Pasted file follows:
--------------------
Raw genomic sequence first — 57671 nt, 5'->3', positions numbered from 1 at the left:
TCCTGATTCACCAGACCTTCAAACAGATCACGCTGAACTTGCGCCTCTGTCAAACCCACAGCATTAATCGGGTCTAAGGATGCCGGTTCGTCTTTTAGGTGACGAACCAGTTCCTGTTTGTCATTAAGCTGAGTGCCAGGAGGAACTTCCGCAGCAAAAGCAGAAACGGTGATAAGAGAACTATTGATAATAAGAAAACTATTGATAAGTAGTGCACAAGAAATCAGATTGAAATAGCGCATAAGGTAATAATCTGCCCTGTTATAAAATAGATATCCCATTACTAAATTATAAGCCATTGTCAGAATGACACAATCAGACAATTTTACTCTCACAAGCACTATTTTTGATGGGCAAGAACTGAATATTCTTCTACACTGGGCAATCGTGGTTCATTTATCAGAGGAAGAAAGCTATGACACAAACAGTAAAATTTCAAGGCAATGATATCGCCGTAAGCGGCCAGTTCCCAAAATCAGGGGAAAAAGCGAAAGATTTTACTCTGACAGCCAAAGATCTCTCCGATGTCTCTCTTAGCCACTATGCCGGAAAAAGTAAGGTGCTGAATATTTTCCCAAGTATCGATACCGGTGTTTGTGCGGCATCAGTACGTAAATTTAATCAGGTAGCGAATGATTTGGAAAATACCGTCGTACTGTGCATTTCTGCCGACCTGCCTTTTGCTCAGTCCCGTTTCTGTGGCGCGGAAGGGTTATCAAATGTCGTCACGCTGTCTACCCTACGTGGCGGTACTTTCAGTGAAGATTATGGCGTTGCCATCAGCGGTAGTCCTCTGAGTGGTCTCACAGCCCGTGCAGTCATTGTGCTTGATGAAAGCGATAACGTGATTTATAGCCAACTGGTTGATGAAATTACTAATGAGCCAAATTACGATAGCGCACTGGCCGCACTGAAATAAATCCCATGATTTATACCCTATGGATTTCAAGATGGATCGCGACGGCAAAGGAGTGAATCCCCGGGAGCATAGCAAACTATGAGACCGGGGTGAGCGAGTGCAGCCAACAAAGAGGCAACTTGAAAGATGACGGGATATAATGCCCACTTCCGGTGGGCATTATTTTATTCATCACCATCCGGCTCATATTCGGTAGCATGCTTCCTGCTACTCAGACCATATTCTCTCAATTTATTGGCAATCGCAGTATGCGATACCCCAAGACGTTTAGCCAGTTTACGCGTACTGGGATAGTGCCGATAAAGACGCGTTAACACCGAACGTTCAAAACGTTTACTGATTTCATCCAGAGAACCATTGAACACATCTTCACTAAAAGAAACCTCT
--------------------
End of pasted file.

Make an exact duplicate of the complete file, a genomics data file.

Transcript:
Raw genomic sequence first — 57671 nt, 5'->3', positions numbered from 1 at the left:
TCCTGATTCACCAGACCTTCAAACAGATCACGCTGAACTTGCGCCTCTGTCAAACCCACAGCATTAATCGGGTCTAAGGATGCCGGTTCGTCTTTTAGGTGACGAACCAGTTCCTGTTTGTCATTAAGCTGAGTGCCAGGAGGAACTTCCGCAGCAAAAGCAGAAACGGTGATAAGAGAACTATTGATAATAAGAAAACTATTGATAAGTAGTGCACAAGAAATCAGATTGAAATAGCGCATAAGGTAATAATCTGCCCTGTTATAAAATAGATATCCCATTACTAAATTATAAGCCATTGTCAGAATGACACAATCAGACAATTTTACTCTCACAAGCACTATTTTTGATGGGCAAGAACTGAATATTCTTCTACACTGGGCAATCGTGGTTCATTTATCAGAGGAAGAAAGCTATGACACAAACAGTAAAATTTCAAGGCAATGATATCGCCGTAAGCGGCCAGTTCCCAAAATCAGGGGAAAAAGCGAAAGATTTTACTCTGACAGCCAAAGATCTCTCCGATGTCTCTCTTAGCCACTATGCCGGAAAAAGTAAGGTGCTGAATATTTTCCCAAGTATCGATACCGGTGTTTGTGCGGCATCAGTACGTAAATTTAATCAGGTAGCGAATGATTTGGAAAATACCGTCGTACTGTGCATTTCTGCCGACCTGCCTTTTGCTCAGTCCCGTTTCTGTGGCGCGGAAGGGTTATCAAATGTCGTCACGCTGTCTACCCTACGTGGCGGTACTTTCAGTGAAGATTATGGCGTTGCCATCAGCGGTAGTCCTCTGAGTGGTCTCACAGCCCGTGCAGTCATTGTGCTTGATGAAAGCGATAACGTGATTTATAGCCAACTGGTTGATGAAATTACTAATGAGCCAAATTACGATAGCGCACTGGCCGCACTGAAATAAATCCCATGATTTATACCCTATGGATTTCAAGATGGATCGCGACGGCAAAGGAGTGAATCCCCGGGAGCATAGCAAACTATGAGACCGGGGTGAGCGAGTGCAGCCAACAAAGAGGCAACTTGAAAGATGACGGGATATAATGCCCACTTCCGGTGGGCATTATTTTATTCATCACCATCCGGCTCATATTCGGTAGCATGCTTCCTGCTACTCAGACCATATTCTCTCAATTTATTGGCAATCGCAGTATGCGATACCCCAAGACGTTTAGCCAGTTTACGCGTACTGGGATAGTGCCGATAAAGACGCGTTAACACCGAACGTTCAAAACGTTTACTGATTTCATCCAGAGAACCATTGAACACATCTTCACTAAAAGAAACCTCT